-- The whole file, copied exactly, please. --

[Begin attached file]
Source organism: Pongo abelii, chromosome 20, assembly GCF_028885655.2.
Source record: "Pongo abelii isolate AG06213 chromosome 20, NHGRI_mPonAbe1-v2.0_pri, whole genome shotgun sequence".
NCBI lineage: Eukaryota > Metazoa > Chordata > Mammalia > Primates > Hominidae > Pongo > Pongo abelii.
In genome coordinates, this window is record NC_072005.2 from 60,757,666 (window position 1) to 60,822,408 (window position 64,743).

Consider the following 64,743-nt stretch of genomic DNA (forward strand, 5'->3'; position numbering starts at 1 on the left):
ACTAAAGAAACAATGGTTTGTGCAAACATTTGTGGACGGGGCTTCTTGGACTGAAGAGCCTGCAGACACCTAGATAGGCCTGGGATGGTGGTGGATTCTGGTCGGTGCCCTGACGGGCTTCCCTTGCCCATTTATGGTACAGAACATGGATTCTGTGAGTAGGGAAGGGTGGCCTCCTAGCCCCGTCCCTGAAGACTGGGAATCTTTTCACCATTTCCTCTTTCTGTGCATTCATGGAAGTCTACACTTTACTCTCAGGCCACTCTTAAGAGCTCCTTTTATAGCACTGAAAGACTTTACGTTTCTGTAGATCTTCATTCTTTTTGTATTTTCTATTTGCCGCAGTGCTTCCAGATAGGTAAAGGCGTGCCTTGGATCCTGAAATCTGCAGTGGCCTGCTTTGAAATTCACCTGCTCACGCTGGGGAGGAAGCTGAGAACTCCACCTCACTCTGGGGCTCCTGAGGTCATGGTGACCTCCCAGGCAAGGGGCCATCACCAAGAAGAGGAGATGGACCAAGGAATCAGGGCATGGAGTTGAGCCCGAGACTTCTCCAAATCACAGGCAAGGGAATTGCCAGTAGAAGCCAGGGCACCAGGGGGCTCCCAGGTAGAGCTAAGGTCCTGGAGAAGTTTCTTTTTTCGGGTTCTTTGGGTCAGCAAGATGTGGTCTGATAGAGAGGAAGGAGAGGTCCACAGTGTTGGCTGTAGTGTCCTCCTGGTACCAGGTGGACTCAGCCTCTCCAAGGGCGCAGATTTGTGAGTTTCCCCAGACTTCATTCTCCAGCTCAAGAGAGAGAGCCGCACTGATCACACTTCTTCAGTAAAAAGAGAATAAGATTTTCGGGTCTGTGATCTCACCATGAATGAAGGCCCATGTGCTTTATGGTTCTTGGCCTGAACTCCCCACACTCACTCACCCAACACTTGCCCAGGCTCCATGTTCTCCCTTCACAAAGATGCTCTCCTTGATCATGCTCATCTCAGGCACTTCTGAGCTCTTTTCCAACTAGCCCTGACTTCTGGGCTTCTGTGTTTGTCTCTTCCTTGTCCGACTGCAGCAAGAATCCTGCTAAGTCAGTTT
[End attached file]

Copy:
Source organism: Pongo abelii, chromosome 20, assembly GCF_028885655.2.
Source record: "Pongo abelii isolate AG06213 chromosome 20, NHGRI_mPonAbe1-v2.0_pri, whole genome shotgun sequence".
NCBI lineage: Eukaryota > Metazoa > Chordata > Mammalia > Primates > Hominidae > Pongo > Pongo abelii.
In genome coordinates, this window is record NC_072005.2 from 60,757,666 (window position 1) to 60,822,408 (window position 64,743).

Consider the following 64,743-nt stretch of genomic DNA (forward strand, 5'->3'; position numbering starts at 1 on the left):
ACTAAAGAAACAATGGTTTGTGCAAACATTTGTGGACGGGGCTTCTTGGACTGAAGAGCCTGCAGACACCTAGATAGGCCTGGGATGGTGGTGGATTCTGGTCGGTGCCCTGACGGGCTTCCCTTGCCCATTTATGGTACAGAACATGGATTCTGTGAGTAGGGAAGGGTGGCCTCCTAGCCCCGTCCCTGAAGACTGGGAATCTTTTCACCATTTCCTCTTTCTGTGCATTCATGGAAGTCTACACTTTACTCTCAGGCCACTCTTAAGAGCTCCTTTTATAGCACTGAAAGACTTTACGTTTCTGTAGATCTTCATTCTTTTTGTATTTTCTATTTGCCGCAGTGCTTCCAGATAGGTAAAGGCGTGCCTTGGATCCTGAAATCTGCAGTGGCCTGCTTTGAAATTCACCTGCTCACGCTGGGGAGGAAGCTGAGAACTCCACCTCACTCTGGGGCTCCTGAGGTCATGGTGACCTCCCAGGCAAGGGGCCATCACCAAGAAGAGGAGATGGACCAAGGAATCAGGGCATGGAGTTGAGCCCGAGACTTCTCCAAATCACAGGCAAGGGAATTGCCAGTAGAAGCCAGGGCACCAGGGGGCTCCCAGGTAGAGCTAAGGTCCTGGAGAAGTTTCTTTTTTCGGGTTCTTTGGGTCAGCAAGATGTGGTCTGATAGAGAGGAAGGAGAGGTCCACAGTGTTGGCTGTAGTGTCCTCCTGGTACCAGGTGGACTCAGCCTCTCCAAGGGCGCAGATTTGTGAGTTTCCCCAGACTTCATTCTCCAGCTCAAGAGAGAGAGCCGCACTGATCACACTTCTTCAGTAAAAAGAGAATAAGATTTTCGGGTCTGTGATCTCACCATGAATGAAGGCCCATGTGCTTTATGGTTCTTGGCCTGAACTCCCCACACTCACTCACCCAACACTTGCCCAGGCTCCATGTTCTCCCTTCACAAAGATGCTCTCCTTGATCATGCTCATCTCAGGCACTTCTGAGCTCTTTTCCAACTAGCCCTGACTTCTGGGCTTCTGTGTTTGTCTCTTCCTTGTCCGACTGCAGCAAGAATCCTGCTAAGTCAGTTT